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BVA issues advice after celebrity saves dog with CPR
The veterinary profession has been working hard to highlight the significant health problems suffered by brachycephalic dogs and cats.

Jodie Marsh video viewed over four million times

A video showing Jodie Marsh resuscitating her dog has gone viral, prompting the BVA to issue advice to pet owners on CPR.

The video has been viewed some four million times and shows the celebrity giving her bulldog CPR after he collapsed.

On her Facebook page, Ms Marsh explains that her 12-year-old rescue dog collapses every couple of months.

She also highlights the hazards of taking brachycephalic dogs for a walk in hot weather and the choking hazards that eating can present for dogs with an abnormal soft palate.

“This is a very distressing video that demonstrates just how serious BOAS (brachycephalic obstructive airway syndrome) is as a condition for those dogs living with it,” commented BVA president, Gudrun Ravetz.
 
“No dog should have to endure the distress of regularly collapsing, though sadly this is a reality for many flat-faced dogs. We would strongly advise anyone with a pet suffering these symptoms to talk to their vet urgently to agree the best way to ensure the health and welfare of their pet.”

Over the past year, the veterinary profession has been working hard to highlight the significant health problems suffered by brachycephalic dogs and cats. At the same time, the industry has seen a rise in the popularity of such breeds, mostly due to their high media profile and celebrity ownership.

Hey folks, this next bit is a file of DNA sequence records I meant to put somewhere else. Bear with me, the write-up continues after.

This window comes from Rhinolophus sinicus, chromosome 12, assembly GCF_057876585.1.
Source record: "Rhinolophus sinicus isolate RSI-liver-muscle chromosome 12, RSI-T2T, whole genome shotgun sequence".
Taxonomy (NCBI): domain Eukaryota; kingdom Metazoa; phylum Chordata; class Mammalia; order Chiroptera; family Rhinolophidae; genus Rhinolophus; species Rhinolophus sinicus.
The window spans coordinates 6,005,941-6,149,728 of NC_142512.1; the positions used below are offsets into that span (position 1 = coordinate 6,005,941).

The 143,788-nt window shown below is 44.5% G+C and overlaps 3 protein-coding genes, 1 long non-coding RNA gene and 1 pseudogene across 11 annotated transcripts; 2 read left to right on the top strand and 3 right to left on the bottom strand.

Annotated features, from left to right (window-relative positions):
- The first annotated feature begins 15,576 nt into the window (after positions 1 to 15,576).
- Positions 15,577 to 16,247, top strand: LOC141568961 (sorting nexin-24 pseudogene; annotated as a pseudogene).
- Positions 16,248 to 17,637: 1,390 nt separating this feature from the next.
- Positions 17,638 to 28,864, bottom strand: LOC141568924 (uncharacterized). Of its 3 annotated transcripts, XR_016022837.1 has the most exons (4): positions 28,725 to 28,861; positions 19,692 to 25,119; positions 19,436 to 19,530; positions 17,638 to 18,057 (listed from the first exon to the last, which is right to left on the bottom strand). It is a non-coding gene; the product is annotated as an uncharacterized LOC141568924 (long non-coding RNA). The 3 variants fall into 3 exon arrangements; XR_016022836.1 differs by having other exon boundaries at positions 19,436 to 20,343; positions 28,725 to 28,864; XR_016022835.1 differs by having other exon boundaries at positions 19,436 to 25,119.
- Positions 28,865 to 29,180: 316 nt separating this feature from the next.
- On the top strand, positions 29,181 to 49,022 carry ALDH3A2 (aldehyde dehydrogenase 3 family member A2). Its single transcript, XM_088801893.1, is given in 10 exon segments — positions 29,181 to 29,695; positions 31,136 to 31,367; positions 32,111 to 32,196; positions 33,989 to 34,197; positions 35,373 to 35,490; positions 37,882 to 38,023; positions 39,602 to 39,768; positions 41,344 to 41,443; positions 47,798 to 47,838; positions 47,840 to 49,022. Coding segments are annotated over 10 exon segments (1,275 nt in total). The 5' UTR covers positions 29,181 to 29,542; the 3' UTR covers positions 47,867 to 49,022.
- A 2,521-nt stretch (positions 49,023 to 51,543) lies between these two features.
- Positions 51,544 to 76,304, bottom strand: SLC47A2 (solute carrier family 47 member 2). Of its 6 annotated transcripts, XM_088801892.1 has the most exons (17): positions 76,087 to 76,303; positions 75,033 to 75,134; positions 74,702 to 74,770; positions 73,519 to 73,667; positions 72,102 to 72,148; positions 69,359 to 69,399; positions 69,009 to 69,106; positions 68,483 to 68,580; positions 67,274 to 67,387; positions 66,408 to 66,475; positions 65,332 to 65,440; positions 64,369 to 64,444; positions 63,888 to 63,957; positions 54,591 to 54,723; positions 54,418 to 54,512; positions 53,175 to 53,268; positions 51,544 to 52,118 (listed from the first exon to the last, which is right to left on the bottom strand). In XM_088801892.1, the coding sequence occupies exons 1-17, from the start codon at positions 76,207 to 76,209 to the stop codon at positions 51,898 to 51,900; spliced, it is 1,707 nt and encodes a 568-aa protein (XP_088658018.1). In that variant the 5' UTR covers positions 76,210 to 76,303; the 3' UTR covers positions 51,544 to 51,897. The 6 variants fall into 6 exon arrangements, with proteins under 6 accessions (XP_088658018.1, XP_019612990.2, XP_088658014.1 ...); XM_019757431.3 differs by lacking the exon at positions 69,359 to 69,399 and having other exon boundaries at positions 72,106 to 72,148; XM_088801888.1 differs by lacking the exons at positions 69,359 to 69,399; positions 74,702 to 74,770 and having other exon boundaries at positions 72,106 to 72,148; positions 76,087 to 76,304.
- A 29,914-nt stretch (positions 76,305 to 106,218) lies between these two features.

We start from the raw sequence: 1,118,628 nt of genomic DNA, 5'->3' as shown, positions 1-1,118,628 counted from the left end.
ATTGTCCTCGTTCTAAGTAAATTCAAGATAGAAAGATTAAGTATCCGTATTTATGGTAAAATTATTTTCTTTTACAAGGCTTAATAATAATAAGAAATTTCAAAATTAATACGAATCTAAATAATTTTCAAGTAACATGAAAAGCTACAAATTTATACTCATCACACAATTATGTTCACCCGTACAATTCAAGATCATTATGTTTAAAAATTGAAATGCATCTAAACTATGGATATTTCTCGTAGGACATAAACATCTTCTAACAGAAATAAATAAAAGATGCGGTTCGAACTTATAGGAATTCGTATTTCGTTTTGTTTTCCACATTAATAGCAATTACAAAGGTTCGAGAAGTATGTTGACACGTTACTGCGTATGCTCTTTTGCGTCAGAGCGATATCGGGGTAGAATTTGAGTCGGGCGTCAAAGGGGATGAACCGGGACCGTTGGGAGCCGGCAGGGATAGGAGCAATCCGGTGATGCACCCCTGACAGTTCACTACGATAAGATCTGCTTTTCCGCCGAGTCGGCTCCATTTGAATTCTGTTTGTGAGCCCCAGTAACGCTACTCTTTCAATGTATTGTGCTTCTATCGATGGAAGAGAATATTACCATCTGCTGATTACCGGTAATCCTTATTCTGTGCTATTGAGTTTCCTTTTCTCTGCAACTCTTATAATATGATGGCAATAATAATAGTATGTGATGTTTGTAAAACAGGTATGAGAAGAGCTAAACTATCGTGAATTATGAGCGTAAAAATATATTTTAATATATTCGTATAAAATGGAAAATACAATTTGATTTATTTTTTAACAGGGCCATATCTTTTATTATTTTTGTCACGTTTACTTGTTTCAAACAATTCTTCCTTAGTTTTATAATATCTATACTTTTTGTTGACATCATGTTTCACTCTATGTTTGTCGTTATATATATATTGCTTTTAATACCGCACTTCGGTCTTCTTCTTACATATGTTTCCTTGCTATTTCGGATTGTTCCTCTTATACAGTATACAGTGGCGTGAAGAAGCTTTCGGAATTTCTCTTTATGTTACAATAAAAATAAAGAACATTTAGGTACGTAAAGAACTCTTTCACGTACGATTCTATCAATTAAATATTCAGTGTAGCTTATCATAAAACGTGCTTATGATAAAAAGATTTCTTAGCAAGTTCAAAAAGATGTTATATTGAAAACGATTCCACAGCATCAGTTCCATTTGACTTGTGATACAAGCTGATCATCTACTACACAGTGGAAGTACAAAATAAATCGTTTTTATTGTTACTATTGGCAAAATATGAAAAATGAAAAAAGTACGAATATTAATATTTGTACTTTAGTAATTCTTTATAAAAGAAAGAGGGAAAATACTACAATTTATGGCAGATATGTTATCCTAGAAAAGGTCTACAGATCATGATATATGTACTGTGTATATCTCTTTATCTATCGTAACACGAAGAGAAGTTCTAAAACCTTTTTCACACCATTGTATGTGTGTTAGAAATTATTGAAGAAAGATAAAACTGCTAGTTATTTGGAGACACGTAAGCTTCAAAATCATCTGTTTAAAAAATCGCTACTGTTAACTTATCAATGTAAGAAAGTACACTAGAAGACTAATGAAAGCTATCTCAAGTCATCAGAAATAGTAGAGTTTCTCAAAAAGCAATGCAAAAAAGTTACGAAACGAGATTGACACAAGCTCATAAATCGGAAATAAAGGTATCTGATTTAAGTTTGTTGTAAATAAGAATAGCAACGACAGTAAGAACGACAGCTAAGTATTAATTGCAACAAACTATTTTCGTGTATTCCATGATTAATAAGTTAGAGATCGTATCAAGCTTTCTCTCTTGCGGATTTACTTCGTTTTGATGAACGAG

Commenting on the use of CPR in dogs, Ms Ravetz said that, in emergencies, an owner can give CPR until veterinary care is available.

“This mouth-to-nose resuscitation should only be used if the dog has stopped breathing and has no pulse,” she said. "We would advise owners to take veterinary advice, or attend a veterinary-led course, to learn how to deliver CPR in the safest way.”

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UK a step closer to ivory ban

News Story 1
 A UK ban on ivory sales is one step closer to coming into force, as the government has introduced the Ivory Bill to parliament. The ban covers items of all ages, rather than just ivory carved after 1947. Anyone breaching the ban will face an unlimited fine or up to five years in jail.

Conservationists have welcomed the bill, which comes less than six weeks after the government published the results of a consultation on this issue. Around 55 African elephants are now slaughtered for their ivory every day and the illegal wildlife trade is estimated to be worth £17 billion a year.  

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News Shorts
Strategic alliance to support development of agri-food sector

The Agri-Food and Biosciences Institute (AFBI) and Queen’s University Belfast have formed a new strategic alliance that will see both institutions form a research and education partnership.

Under the agreement, the organisations will pool their resources and expertise to support the development of the agri-food sector. It will work across three core themes: enabling innovation, facilitating new ways of working and partnerships.